Skoko reported that creosote supply is expected to be tight, however. “The primary raw material that creosote is produced from is coal tar, a byproduct of the coking process in the steel industry,” she explained. “As the steel industry adds new capacity or replaces capacity, it is switching to a different technology—electric arc furnace—which does not use coke. Therefore, coal tar is projected to be in a limited supply, which means the supply of coal tar, and therefore creosote, will become challenging.” Koppers, however, produces creosote internally, so “we are really uniquely positioned to help maintain surety of supply,” she said. 

Koppers is currently boosting capacity at its North Little Rock, Ark., tie treating facility, where it is transitioning to a new set of cylinders. The new equipment is expected to be operational by the end of the year.


NARSTCO continues to see “steady growth and acceptance” of steel ties and turnouts in North America.

Senior Director of Sales and Marketing Matt Violin told Railway Age that NARSTCO  continues to see “steady growth and acceptance” of steel ties and turnouts in North America. “Many customers are realizing the benefits of building their track with steel ties based on reduced ballast volumes, product availability, faster track construction and the use of recycled U.S. steel,” he reported. “Companies and project teams continue to push the importance of sustainability in their decision-making process, and many have recognized NARSTCO steel ties and turnouts as a perfect fit to support this initiative.”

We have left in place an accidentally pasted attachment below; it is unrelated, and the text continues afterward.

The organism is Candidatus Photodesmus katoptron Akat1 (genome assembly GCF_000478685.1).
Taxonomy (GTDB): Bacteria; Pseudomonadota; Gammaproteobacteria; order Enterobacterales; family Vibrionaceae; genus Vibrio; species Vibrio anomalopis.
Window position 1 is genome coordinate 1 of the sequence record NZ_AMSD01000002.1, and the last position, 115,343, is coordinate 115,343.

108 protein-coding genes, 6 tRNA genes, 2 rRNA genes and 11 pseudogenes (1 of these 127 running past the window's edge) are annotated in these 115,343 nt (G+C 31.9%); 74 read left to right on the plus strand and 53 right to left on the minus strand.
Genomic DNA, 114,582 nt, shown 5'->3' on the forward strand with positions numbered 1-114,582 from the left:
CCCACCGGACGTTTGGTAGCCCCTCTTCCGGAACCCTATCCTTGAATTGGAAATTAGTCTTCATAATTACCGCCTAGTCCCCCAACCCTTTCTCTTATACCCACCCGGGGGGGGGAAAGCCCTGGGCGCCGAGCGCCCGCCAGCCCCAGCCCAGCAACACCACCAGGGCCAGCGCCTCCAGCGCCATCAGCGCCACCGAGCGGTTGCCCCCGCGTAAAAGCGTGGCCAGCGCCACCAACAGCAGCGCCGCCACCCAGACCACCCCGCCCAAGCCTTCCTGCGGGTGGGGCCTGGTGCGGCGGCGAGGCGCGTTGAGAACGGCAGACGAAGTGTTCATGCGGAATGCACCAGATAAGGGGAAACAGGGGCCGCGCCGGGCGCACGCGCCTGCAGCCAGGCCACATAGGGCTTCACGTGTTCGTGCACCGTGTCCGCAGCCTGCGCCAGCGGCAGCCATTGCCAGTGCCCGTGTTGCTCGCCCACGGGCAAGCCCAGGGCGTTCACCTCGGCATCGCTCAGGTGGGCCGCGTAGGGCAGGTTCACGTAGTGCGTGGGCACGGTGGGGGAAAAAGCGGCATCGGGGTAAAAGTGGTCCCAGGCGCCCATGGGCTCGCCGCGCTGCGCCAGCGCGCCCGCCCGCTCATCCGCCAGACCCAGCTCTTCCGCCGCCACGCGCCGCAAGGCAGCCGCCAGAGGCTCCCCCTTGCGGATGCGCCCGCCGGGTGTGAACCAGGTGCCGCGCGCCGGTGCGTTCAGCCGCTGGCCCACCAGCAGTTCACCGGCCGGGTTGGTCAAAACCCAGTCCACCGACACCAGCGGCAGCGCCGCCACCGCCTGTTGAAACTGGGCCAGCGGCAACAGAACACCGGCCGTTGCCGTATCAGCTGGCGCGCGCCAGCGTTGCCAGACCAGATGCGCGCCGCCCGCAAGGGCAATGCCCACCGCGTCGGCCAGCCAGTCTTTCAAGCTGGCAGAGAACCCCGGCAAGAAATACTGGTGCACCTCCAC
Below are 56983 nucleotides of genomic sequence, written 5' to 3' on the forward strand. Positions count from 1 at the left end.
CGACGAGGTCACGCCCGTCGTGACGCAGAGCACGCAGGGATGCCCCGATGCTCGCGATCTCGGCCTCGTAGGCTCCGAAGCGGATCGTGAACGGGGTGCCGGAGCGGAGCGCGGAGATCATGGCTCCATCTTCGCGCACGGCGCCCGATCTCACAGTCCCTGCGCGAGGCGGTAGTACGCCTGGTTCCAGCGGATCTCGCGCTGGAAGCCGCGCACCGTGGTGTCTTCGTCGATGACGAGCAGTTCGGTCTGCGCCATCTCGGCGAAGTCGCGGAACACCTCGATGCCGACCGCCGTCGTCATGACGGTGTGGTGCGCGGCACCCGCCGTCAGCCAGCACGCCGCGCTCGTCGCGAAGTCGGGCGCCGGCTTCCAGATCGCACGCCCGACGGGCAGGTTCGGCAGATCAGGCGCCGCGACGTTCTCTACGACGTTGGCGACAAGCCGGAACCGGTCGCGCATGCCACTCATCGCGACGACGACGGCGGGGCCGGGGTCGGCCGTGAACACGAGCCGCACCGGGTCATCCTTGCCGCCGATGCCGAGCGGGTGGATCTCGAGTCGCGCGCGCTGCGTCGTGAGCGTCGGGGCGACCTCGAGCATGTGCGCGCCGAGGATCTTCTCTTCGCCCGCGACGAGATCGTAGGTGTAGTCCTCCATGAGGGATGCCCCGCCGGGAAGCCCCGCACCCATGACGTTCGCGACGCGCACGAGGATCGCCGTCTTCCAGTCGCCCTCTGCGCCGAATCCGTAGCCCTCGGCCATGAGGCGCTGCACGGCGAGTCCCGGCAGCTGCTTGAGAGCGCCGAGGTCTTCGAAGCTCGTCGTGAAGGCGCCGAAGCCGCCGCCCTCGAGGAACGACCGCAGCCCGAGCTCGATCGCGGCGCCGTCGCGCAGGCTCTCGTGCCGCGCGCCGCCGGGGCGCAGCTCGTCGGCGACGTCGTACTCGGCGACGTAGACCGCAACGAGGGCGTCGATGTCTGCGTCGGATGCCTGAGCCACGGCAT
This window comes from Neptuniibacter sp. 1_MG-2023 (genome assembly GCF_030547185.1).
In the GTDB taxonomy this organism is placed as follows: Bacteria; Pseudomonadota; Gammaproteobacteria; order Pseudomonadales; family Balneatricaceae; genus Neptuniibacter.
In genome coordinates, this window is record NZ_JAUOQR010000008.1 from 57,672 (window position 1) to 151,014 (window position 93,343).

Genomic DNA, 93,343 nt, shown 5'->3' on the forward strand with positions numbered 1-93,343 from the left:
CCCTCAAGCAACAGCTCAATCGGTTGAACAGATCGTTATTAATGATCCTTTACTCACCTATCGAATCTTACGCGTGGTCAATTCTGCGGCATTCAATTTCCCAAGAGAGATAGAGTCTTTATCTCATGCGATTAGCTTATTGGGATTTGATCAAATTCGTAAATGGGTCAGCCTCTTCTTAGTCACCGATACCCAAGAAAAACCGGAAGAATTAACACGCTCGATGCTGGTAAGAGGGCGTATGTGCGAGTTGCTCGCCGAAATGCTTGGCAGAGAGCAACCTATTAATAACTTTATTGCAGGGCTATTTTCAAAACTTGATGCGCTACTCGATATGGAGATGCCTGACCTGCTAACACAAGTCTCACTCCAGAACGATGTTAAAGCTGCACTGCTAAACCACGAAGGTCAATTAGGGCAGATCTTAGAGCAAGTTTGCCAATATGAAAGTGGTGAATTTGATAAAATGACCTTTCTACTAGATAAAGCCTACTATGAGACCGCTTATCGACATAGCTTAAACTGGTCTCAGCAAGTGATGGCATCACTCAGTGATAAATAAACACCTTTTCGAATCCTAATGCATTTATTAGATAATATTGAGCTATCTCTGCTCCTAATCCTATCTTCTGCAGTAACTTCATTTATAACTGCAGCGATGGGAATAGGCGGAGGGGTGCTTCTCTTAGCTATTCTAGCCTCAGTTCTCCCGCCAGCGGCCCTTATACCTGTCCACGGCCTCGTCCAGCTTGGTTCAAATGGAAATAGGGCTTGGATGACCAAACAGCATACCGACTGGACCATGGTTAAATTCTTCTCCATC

Additionally, the company is seeing growth in projects supporting the petrochemical industry. “Port and intermodal growth will continue to be an area of focus for NARSTCO, especially with the emphasis on improving supply chains,” Violin said. “The North American automotive and steel industries are also poised for rapid growth with demand at an all-time high. We are also seeing an uptick in track rehabilitation projects for Class Is, short lines and private-industry track, where aging wood tie and turnout infrastructure is being replaced with long-lasting steel ties and turnouts. Lastly, transit projects continue to expand their operations and coverage with new maintenance facilities and layover yards, which are a perfect fit for steel ties in some areas.”

NARSTCO’s most recent development is an improved steel tie for concrete-encased track installations. “Many warehouses, terminals and car shops are designing concrete-encased track and incorporating this design into their standards,” Violin reported. 


Demand for Nisus’ QNAP copper naphthenate and Cellutreat liquid borate is up for 2022, according to Ken Laughlin, Divisional Vice President, Wood Preservation, who says continued growth in the railroad market is expected. Even though sawmill production has not increased, he told Railway Age, “housing continues with dramatic growth. Railroads will most likely be increasing m/w spending with the increase in funding from IIJA. Hopefully, the sawmills will be able to get the logs they need and keep pace with demand.